Vaping Laws

Alabama Is Changing Its Vaping Laws

Since 2003, when Alabama passed the Clean Indoor Air Act, the state has been attempting to discourage minors from using tobacco products. The new laws, which are going into effect from the first of August, are a further effort towards achieving the same goal.

Earlier this year, Governor Kay Ivey has signed House Bill 41. One of its sponsors is the representative Barbara Drummond. She has stated that the new laws are for the welfare and health of Alabama’s young people.

Drummond got an unpleasant surprise when she noticed a Sunday school student of hers with a Juul. At first, she believed that the object was a flash drive. She added that the student is 12 years of age and should not own a device with unknown health risks.

Legislators had such concerns in mind when writing the new law which entails the following:

  • A requirement for vape shops to own a tobacco license. The process to obtain one is long, complicated, and comes with a $50 fee.
  • Prohibition of any advertisement of vaping and similar nicotine products as a healthy replacement for smoking. Vape products and e-cigarettes are now under the regulation of the AlcoholicBeverage Control Board.
  • Anyone below the age of 19 cannot purchase nicotine and vape products. If a retailer violates this rule, they may face up to 30 days in jail and a fine of $300.
  • Prohibition of advertisement of vaping products in a school’s vicinity. Also, vaping shops cannot operate within a thousand feet of a school, park, playground, child care facility, public library, youth center, or a church.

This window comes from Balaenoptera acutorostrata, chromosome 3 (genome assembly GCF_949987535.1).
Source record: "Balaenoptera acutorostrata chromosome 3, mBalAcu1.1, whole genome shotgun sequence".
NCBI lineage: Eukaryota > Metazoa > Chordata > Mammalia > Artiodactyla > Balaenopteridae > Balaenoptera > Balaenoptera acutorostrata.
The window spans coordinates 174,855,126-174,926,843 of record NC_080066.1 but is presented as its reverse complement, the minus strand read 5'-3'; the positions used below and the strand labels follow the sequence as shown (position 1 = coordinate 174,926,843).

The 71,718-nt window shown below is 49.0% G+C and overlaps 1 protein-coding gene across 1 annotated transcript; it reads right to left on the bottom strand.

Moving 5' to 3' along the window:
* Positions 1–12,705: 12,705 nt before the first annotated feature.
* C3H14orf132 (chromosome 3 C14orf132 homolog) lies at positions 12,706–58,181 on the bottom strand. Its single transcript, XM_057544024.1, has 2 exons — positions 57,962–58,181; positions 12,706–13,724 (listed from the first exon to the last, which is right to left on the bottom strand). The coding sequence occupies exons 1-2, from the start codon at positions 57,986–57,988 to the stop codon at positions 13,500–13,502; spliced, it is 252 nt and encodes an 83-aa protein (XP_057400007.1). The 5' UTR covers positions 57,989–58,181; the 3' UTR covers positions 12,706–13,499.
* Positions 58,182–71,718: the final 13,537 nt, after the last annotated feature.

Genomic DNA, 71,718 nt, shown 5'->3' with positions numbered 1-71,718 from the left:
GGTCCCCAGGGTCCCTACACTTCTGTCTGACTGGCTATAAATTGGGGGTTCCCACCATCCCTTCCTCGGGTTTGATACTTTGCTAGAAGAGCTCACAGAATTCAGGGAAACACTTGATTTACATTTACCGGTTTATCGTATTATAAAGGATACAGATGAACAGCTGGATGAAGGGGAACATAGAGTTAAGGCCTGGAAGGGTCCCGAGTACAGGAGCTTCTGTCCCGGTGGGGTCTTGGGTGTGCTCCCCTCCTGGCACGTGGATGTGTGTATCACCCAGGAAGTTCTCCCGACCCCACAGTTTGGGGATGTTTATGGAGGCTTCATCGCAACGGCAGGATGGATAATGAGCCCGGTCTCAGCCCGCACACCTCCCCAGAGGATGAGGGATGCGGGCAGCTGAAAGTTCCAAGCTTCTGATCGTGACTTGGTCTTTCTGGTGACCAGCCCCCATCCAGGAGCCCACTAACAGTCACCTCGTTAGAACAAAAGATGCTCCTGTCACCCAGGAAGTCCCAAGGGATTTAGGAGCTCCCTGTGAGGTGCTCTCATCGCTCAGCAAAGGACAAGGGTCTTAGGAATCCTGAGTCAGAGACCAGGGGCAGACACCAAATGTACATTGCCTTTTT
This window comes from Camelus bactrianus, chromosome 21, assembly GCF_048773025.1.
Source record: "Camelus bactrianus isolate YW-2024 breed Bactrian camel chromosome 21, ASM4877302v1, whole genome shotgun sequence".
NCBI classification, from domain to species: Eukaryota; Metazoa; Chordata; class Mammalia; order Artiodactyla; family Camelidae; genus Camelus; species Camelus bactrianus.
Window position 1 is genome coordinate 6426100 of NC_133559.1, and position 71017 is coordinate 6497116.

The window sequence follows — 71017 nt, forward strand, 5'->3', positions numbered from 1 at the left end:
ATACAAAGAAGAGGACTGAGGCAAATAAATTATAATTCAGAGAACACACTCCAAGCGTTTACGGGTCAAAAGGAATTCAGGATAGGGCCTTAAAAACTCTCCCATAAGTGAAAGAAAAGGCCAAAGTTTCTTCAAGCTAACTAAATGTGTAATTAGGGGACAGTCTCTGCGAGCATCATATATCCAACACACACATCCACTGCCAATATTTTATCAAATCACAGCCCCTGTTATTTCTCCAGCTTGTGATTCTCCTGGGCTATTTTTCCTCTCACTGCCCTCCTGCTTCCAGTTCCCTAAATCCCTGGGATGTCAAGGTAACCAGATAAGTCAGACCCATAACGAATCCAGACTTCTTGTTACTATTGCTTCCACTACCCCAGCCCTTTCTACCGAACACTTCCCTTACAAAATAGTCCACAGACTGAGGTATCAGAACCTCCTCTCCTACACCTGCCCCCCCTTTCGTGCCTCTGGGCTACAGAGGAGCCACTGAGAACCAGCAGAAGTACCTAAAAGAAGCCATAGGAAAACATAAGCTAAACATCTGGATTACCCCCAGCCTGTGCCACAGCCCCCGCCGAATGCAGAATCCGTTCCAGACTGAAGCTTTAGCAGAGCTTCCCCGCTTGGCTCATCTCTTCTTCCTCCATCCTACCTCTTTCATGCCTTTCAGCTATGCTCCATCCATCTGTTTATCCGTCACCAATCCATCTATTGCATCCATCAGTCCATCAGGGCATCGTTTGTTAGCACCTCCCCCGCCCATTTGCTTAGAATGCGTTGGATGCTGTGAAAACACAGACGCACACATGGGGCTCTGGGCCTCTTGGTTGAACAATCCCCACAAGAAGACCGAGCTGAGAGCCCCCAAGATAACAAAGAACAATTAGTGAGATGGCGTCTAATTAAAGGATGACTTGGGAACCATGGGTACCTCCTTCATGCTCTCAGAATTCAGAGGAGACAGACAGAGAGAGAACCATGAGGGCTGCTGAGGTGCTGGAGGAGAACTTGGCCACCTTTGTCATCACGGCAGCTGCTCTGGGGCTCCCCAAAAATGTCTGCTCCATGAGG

• Limitation of Billboard advertisement for vaping liquids to no more than three flavors (menthol, mint, and tobacco). Critics believe that the fruit-flavored liquids entice young users.

Drummond stated that, although the use of tobacco has been going down, vaping has become an epidemic among the younger generation. She believes that the new bill will help since, up until now, even the first graders had easy access to the product.

In 2018, local leaders had expressed their support for the bill.

Kimberly Cook, an outspoken member of the Vestavia Hills Council, had shown concern for the future of the children who vaped. She felt that the students who finish High School without a vaping habit, have a high chance to get through college without developing a nicotine addiction.

According to the research done by the Alabama Retail Association, there are nearly 8,000 retailers selling tobacco products. It is unclear how many have been offering vaping products since they did not need a license. Previously, Alabama was one of the last three states which have not regulated vaping.

Currently, the FDA is in the process of gathering data on any potential benefits of vaping as a smoking alternative.

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